The fourth of the five Monuments, Liège-Bastogne-Liège is the final of the three Ardennes Classics (the Amstel Gold Race and La Flèche Wallonne being the other two). Known as La Doyenne, the 'oldest Classic', the  Liège-Bastogne-Liège was first held in 1892 and takes place in mid-late April in the Ardennes, the French speaking part of Belgium.

The race takes a direct 60 mile route from Liege to Bastogne - a town  originally selected as the turning point as it offered a convenient railway hub for race officials and spectators. The return to Liege, or more specifically to its north-western suburb of Ans, is a more serpentine route of around 100 miles, including the strength sapping climbs of the Côte de la Redoute, the Côte de la Roche aux Faucons and the Côte de Saint-Nicol that come in rapid succession and at a time in the race when legs are beginning to tire.

The climbs are what makes the Liège-Bastogne-Liège such a compelling spectacle, though in 1980 it was severe snow blizzards that decimated the field. Half of the 174 starters abandoned within the first hour. Bernard Hinault, not one to let a little inclement weather get in his way, won the race  - finishing nearly 10 minutes ahead of Hennie Kuiper of Holland, whilst maintaining an average speed of 21 mph in the atrocious conditions. This was possibly one of the most tenacious displays of cycling ever seen in the modern era, but severely frostbitten by the time he was welcomed into Liege by his Renault-Gitane team mates, Hinault still retains a numbness in two fingers on his right hand as a permanent reminder of the 20 April 1980.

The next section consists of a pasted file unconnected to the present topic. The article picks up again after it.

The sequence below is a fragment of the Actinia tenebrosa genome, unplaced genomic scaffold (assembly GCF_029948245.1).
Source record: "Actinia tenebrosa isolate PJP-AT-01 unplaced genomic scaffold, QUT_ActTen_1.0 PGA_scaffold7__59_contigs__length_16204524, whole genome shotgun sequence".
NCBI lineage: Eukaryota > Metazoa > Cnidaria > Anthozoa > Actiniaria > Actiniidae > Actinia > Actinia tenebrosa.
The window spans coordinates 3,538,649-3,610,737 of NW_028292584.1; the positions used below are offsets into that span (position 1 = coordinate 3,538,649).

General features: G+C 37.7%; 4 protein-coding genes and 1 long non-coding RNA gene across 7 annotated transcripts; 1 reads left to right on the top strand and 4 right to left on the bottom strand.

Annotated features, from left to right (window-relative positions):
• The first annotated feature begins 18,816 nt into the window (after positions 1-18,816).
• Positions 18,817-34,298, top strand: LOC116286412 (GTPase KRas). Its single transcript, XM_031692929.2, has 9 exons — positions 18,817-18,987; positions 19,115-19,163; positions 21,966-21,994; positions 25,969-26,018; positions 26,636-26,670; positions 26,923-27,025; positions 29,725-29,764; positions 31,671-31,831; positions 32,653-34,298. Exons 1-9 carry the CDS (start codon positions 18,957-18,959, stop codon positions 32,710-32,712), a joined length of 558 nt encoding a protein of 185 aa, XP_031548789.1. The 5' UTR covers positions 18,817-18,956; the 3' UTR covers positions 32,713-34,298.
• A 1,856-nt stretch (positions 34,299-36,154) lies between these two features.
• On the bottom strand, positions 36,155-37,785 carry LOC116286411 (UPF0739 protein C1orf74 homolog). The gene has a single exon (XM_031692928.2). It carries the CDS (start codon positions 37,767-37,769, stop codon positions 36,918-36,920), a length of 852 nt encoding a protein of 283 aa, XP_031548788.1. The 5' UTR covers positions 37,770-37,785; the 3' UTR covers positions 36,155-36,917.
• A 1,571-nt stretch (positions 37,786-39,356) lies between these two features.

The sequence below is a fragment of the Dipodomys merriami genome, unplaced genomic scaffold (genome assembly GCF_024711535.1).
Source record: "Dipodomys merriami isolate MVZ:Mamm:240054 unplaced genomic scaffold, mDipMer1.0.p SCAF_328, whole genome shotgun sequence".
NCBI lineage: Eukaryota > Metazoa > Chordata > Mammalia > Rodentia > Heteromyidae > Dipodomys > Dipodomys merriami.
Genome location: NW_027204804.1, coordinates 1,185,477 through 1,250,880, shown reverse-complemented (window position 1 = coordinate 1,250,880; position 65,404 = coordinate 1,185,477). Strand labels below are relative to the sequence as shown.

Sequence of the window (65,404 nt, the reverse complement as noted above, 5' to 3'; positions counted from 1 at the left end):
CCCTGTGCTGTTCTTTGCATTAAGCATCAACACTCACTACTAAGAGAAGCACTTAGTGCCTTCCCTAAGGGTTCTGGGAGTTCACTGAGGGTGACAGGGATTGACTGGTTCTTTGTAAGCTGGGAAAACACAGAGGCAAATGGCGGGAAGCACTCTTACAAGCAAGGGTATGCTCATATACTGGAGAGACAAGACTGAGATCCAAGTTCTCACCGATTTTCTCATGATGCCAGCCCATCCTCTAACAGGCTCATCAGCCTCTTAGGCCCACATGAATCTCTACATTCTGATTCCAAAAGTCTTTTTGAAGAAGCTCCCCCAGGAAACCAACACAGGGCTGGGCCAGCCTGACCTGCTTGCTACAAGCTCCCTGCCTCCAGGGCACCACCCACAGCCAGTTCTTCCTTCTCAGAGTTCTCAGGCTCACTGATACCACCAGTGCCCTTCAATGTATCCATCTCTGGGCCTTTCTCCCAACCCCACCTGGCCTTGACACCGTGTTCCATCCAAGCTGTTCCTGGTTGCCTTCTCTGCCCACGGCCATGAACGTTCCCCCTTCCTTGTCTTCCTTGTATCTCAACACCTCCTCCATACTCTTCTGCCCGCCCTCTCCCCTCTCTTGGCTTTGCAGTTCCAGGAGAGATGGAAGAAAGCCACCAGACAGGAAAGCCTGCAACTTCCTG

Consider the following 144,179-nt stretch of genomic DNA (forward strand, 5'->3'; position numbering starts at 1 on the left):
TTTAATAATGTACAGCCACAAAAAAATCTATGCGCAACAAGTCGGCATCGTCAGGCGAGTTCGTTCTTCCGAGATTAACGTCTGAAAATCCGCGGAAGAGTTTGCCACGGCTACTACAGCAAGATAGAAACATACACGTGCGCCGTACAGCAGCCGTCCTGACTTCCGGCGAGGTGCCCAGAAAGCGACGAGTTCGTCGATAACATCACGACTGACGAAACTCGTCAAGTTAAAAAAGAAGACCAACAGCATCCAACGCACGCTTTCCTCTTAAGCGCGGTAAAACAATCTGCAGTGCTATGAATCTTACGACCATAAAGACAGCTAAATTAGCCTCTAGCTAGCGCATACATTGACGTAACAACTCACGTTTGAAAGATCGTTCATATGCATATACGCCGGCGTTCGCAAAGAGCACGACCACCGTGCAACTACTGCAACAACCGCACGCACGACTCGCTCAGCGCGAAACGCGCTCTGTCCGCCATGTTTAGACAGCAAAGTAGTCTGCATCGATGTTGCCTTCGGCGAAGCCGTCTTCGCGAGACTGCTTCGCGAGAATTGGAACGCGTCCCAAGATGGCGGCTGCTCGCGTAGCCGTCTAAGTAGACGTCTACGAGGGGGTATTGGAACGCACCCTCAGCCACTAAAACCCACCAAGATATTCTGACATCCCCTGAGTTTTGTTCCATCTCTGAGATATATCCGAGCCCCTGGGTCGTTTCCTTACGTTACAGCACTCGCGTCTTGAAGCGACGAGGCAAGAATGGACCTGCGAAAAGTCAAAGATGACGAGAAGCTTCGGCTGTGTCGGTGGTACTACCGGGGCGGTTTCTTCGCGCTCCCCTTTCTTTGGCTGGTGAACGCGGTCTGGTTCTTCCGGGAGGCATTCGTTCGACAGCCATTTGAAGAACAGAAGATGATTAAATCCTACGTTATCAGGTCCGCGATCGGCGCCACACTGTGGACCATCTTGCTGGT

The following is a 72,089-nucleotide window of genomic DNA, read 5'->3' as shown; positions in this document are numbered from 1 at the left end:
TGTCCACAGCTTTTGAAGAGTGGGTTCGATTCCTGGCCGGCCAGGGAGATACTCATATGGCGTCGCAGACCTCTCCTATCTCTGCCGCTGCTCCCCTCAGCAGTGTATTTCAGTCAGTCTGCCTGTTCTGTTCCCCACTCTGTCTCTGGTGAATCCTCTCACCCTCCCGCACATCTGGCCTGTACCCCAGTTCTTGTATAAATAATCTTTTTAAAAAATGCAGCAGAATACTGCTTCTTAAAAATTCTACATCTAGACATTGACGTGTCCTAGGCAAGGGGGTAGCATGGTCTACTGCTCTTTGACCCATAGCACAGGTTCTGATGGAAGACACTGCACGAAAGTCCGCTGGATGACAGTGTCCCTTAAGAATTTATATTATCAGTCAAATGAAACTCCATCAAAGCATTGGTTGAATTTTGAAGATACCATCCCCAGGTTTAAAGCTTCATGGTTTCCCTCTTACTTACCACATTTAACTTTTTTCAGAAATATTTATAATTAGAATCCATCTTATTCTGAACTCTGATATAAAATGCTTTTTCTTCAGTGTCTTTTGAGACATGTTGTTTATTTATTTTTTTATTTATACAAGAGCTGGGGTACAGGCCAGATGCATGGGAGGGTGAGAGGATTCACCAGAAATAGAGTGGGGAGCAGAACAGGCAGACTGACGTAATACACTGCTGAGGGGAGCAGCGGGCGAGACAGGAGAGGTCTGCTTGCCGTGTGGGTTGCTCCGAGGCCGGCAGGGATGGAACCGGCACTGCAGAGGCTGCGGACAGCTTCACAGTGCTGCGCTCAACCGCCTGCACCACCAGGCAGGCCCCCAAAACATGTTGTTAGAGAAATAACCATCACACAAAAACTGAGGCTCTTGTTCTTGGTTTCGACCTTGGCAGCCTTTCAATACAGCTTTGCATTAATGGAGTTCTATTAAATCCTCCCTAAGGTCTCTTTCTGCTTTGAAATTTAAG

Bernard Hinault leads a depleted peloton through the blizzards of the 1980 Liège-Bastogne-Liège

The race was dominated by Belgians until the late 1970's and in 2011 the Classics specialist Philippe Gilbert, entered Belgian cycling folklore when his Liège-Bastogne-Liège triumph secured the Ardennes Classics hat-trick - a record matched only by the Italian Davide Rebellin in 2004, (though he was later to be expelled from the 2008 Olympic games for doping).

Eddy Merckx tackles a short, sharp climb supported by his Faema team mates Roger Swerts (front) and Victor van Schil during the 1969 Liège–Bastogne–Liège.Merckx went on to win the event for the first ever time, though he was to triumph again four times, in 1971, 1972, 1973 and 1975. © Presse Sports Paris/Welloffside

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